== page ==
Most band members attend camp all day, every day, for one or two weeks before school starts. At band camp, band members catch up after a long summer’s break, welcome freshmen and other new members, rehearse field show music and stands tunes, and get very sweaty, sunburnt, and dehydrated while learning drill for the field show. Band camp is where sections form close bonds with one another. By the time the first day of school rolls around, marching band members walk confidently into school, already knowing and trusting the scores of students they met just a few weeks before. To make band camp better, many sections and bands have traditions and spirit days. John and Theo Wozniak explained how one of their favorite days during band camp was Section Outfit day: “The whole drumline wore hot pink booty shorts and white shirts.”

Marching band is about moving and playing together as one unit. Band members must glide step together, play together, and breathe together. Heels must hit the ground at the exact same time, and heads must be so still that the feathery plumes on one’s uniform hat only move with the breeze. All of this while remembering exactly where your feet need to land on a football field, not arriving at your spot too early or too late, while playing your instrument with excellent tone and big sound. As if that weren’t challenging enough, marching band members must play field show music entirely from memory.

High school marching band culture in Central Illinois includes competing in day-long Saturday competitions. Call time for these shows can be as early as “dark o’clock,” as band members show up at school, pick up their uniforms from enthusiastic band parent volunteers, load up into a yellow school bus, and drive to the hosting school. One of the biggest competitions of the season is the University of Illinois Marching Band Festival, held in late October. In addition to overall scores, sections are scored for specific items: Color guard members must spin their flags together, drum line must lead the band with tight, steady rhythms, and drum majors need to confidently conduct and lead as one unit. Every performance requires band members to focus and think as one, no matter how hot, rainy, muddy, or windy it might be.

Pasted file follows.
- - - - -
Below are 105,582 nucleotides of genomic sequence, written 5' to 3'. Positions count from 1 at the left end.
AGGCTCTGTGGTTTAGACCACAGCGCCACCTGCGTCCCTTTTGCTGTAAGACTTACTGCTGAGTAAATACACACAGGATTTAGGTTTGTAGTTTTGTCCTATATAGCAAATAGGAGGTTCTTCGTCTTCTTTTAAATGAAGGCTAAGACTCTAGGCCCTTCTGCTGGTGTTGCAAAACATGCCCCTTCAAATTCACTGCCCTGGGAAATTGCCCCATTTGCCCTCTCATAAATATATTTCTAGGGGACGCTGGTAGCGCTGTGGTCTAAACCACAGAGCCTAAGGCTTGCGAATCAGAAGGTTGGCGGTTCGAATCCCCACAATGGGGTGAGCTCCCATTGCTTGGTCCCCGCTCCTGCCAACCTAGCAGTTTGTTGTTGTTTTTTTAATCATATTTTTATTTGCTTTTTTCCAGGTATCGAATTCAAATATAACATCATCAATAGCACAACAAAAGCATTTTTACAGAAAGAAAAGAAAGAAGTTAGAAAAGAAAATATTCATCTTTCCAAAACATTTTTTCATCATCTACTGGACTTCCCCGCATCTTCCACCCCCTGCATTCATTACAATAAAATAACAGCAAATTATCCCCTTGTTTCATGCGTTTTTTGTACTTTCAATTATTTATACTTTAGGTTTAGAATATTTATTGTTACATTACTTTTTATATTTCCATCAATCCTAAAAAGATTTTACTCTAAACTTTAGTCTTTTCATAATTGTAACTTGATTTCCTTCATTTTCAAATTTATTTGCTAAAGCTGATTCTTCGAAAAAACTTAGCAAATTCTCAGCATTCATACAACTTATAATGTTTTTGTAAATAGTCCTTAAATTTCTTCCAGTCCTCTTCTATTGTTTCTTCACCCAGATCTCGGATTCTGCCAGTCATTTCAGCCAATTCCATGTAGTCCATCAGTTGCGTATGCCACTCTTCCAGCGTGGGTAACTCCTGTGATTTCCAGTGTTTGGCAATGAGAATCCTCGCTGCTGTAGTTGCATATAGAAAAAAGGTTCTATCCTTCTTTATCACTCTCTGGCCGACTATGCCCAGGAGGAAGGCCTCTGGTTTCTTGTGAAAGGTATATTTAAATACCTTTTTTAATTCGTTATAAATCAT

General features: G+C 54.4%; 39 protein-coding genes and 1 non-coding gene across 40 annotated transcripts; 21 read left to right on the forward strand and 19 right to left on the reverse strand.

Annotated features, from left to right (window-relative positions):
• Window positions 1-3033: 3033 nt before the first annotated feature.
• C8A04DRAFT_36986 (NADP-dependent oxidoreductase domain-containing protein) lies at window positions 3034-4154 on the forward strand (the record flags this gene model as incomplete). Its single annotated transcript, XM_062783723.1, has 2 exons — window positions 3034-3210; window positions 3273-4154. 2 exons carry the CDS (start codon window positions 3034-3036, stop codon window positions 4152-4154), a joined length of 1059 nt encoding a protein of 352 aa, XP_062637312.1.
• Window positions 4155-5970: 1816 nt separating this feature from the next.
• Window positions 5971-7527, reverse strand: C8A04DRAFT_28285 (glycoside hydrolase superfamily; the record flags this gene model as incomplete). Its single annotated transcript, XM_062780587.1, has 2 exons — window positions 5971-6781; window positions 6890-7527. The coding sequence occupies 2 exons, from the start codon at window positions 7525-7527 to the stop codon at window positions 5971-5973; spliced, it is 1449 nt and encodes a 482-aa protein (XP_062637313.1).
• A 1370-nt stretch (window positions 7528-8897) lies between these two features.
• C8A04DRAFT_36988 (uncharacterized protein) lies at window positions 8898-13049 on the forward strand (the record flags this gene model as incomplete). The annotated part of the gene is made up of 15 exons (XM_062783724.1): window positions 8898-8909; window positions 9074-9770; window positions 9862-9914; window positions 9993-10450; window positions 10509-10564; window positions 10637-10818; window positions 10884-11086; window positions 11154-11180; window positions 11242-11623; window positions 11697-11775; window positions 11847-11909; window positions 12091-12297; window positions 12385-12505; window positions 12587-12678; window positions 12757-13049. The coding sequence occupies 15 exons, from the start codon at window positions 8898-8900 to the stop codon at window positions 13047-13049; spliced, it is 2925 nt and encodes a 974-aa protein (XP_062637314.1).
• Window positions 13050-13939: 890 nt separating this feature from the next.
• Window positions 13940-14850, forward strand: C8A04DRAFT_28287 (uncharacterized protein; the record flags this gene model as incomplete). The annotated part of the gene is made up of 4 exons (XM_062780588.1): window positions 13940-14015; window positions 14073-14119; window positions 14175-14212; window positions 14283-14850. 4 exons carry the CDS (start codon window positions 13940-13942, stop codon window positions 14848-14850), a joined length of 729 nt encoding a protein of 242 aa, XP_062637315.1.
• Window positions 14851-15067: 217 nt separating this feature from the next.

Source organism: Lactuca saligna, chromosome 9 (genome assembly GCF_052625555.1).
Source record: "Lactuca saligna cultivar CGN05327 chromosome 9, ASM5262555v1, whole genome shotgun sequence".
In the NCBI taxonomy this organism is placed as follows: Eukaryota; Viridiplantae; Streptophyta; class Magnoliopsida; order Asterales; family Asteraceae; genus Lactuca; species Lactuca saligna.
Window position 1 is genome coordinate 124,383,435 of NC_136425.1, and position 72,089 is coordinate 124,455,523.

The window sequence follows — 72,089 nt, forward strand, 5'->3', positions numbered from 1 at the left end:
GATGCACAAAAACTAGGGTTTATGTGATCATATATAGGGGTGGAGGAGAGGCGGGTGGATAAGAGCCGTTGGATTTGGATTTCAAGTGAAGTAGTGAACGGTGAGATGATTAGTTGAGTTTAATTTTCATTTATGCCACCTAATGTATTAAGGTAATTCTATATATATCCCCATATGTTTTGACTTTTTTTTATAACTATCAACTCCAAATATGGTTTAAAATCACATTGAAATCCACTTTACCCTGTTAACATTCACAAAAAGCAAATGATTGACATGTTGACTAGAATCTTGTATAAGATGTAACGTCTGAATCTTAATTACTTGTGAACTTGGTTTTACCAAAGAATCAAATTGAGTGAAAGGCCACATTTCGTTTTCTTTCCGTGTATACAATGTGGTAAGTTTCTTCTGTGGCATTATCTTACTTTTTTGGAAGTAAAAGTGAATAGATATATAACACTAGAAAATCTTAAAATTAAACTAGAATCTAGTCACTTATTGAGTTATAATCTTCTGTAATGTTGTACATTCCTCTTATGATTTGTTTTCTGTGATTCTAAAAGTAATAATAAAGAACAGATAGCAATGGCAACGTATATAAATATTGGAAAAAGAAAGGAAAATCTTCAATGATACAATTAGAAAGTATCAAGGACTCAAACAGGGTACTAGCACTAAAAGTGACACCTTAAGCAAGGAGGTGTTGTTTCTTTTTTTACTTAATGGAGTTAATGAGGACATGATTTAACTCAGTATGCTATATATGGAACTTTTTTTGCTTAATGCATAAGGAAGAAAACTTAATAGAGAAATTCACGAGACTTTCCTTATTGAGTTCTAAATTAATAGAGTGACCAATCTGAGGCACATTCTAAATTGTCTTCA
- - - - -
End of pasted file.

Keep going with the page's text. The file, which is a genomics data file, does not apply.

Most, but not all, high schools choose one field show to learn, perfect, and perform at each home football game and competition within a season. Field shows have a theme, like the works of a famous composer, selections from a musical, or new musical compositions that tell a story. Every part of a field show is connected to that theme, from the color guard’s outfits, flags, and choreography to whole band’s drill to the drum major’s conducting style. Central High School’s field show this year is “It’s About Time,” with movements “Tick Tock,” “The Hourglass,” and “Chronos.” Centennial’s field show is “Blueprint,” a timely show that explores themes of construction. Peterik describes Urbana High School’s field show, “Lost.”

The idea of our show is that you awaken having crash landed on an island with no memory of what happened. You must survive by exploring the island, uncovering its dark secrets, and piece together the fragments of your past. This is all while you try to figure out how to escape the island.

Peterik speaks to the benefits of marching band for high school students. “It’s tough to name [all the benefits of marching band]. To name a few: students gain leadership skills, the abilities to work together toward a common goal, to manage time, and build relationships on top of having an outlet for creative performance and so much more. There is also the benefit of all the physical activity. There is a lot of movement in marching band in our shows and when we do parades.”

When asked what advice our marching band students and director have for young people interested in marching band, the Wozniak brothers suggest that students simply pick up an instrument, get really good at it, and carry it around everywhere with them. And band director Peterik says, “I would just say that anyone should feel like they can be a part of marching band. You don’t have to play an instrument to join. Tou can be part of color guard, where you might learn to spin a flag, sabre, or rifle. Or, we can teach you to play an instrument. Marching band is where a lot of lifelong friendships and a lot of great memories are made.”

Marching band builds character that lasts long after one’s band days are over, but in the moment, it’s just a fun, wholesome (well, our parents thought it was wholesome) way to have fun with friends, kiss your crush on the late-night bus ride home, and feel an unparalleled sense of accomplishment when you leave it all on the field and the score reflects the effort you poured in. It turns young musicians into lifelong performers, builders, and leaders who see the value in working towards something much bigger than themselves. These folks always carry a piece of marching band culture with them, which vibrates high when they hear those soft marching band notes lilting on the breeze from a nearby field and marching season prepares to take the field for competition once more.

Top photo by Joanna Wozniak.